HUNTINGTON, W.Va. — Gov. Jim Justice promised victory Monday in the state’s ongoing battle against opioids.
“I’m going to fix it and absolutely if you’re in the way, you’re are just going to have to just get run over or get out of the way because we’re going to fix it,” Justice said during an appearance at Marshall University where he announced the state’s next effort in the fight.
By executive order, Justice has created the Council on Substance Abuse Prevention and Treatment which will work with the Office of Drug Control Policy to help various communities come up with plans to address the issues. Justice said the plans will follow the model of how Huntington has battled opiods.
Justice named Marshall University Director of Addiction Studies Bob Hansen as the new executive director of the state Office of Drug Control Policy and Marshall’s Brian Gallagher as the chairman of the council.
Gallagher, a pharmacist, lawyer and former state lawmaker, said the 15-member council will advise and direct the Office of Drug Control Policy with Hansen serving as chief of staff to the council.
“Some of the things we’re going to do to replicate this is the hub and spoke model,” Gallagher said. “We’ll take ideas from Marshall, WVU, the School of Osteopathic Medicine and use them around the state with telemedicine or have people go out and do rotations in different areas of the state. We’ll bring our expertise to these rural areas that really need it.”
Hansen said it’s his hope and desire to work cooperatively at the state level with the state Department of Health and Human Resources and other agencies to form a “concerted effort to address the opioid problem.”
Hansen said Huntington’s teamwork model can work in other communities.
“That’s where the solutions do lie, in sharing what our experiences have been in Huntington, and working with them (other communities) as we help them to find their path in addressing this epidemic,’ Hansen said.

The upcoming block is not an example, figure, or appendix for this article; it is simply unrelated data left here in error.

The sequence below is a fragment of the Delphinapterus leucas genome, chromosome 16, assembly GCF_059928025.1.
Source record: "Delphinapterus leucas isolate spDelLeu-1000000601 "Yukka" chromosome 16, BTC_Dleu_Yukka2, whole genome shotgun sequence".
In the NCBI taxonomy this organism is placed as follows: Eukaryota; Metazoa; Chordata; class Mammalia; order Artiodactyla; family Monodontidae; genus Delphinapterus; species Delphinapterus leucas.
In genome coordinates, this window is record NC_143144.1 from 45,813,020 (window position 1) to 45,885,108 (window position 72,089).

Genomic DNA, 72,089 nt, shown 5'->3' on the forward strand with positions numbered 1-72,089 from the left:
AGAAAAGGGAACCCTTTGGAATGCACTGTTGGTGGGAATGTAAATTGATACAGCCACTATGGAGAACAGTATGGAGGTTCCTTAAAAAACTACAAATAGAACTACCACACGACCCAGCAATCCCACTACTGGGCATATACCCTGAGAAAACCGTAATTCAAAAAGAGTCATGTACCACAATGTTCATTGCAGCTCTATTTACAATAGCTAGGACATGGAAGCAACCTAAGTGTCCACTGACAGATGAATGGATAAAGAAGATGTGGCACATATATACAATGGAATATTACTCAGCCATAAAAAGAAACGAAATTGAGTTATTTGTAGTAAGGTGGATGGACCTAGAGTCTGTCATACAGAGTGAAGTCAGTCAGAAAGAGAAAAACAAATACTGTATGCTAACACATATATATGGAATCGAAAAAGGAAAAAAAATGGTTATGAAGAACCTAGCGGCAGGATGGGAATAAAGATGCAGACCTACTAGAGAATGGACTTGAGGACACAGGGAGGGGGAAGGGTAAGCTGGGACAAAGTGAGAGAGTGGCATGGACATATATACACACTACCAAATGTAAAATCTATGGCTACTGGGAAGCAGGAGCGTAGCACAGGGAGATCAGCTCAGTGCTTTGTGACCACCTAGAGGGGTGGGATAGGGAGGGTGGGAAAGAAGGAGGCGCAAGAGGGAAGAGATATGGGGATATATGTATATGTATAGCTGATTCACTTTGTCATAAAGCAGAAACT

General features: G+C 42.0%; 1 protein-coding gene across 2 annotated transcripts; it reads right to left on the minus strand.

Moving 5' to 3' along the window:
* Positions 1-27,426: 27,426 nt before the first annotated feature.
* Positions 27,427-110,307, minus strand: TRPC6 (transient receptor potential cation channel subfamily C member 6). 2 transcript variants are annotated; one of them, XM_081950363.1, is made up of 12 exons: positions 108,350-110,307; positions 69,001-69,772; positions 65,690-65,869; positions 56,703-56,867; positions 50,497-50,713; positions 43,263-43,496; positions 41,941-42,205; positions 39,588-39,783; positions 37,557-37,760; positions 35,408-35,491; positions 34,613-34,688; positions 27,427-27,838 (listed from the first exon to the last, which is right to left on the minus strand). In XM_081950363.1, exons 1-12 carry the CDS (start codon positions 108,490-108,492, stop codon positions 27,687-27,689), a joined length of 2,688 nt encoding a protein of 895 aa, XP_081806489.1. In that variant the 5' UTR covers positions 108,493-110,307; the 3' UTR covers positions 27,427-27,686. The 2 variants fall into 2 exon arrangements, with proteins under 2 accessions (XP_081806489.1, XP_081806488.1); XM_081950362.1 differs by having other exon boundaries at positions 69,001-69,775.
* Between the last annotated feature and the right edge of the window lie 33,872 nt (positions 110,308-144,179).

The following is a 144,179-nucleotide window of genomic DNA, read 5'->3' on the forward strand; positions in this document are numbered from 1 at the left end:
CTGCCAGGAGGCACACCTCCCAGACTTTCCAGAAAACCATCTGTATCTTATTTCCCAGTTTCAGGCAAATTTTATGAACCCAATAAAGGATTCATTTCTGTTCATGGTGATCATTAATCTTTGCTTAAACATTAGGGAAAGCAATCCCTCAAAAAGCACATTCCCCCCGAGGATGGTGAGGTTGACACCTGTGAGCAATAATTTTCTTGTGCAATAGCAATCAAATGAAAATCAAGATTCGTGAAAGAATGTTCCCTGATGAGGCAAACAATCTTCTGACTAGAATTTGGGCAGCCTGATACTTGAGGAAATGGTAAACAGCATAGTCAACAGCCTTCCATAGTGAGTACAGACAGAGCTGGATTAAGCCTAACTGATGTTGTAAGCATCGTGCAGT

Justice said he has confidence the expanded approach will work but if it doesn’t he won’t stop.
“I don’t know if this next step will fix it but if it won’t fix it then we need to do the next and the next and the next. We need to fix it,” Justice said. “We’re too good a place and too good a people. This problem is too serious to dink around with.”
The goals, according to Hansen, will be to reduce overdose deaths, get more people into treatment, direct the state’s youth from going down the path of drug addiction and help people in recovery to find employment.
Hansen told Justice Monday.
“I’m ready to go governor.”
The state Office of Control Policy hasn’t had much consistency since it was created by state lawmakers in 2017. Former Huntington Police Chief Jim Johnson was its first director. He began on Sept. 1, 2017 but only held the job a few months before retiring. DHHR Secretary Bill Crouch then named Dr. Michael Brumage to the post this past February but he only stayed on the job for seven weeks. Susie Mullens was appointed interim director after Brumage left. Nancy Sullivan is currently the interim director.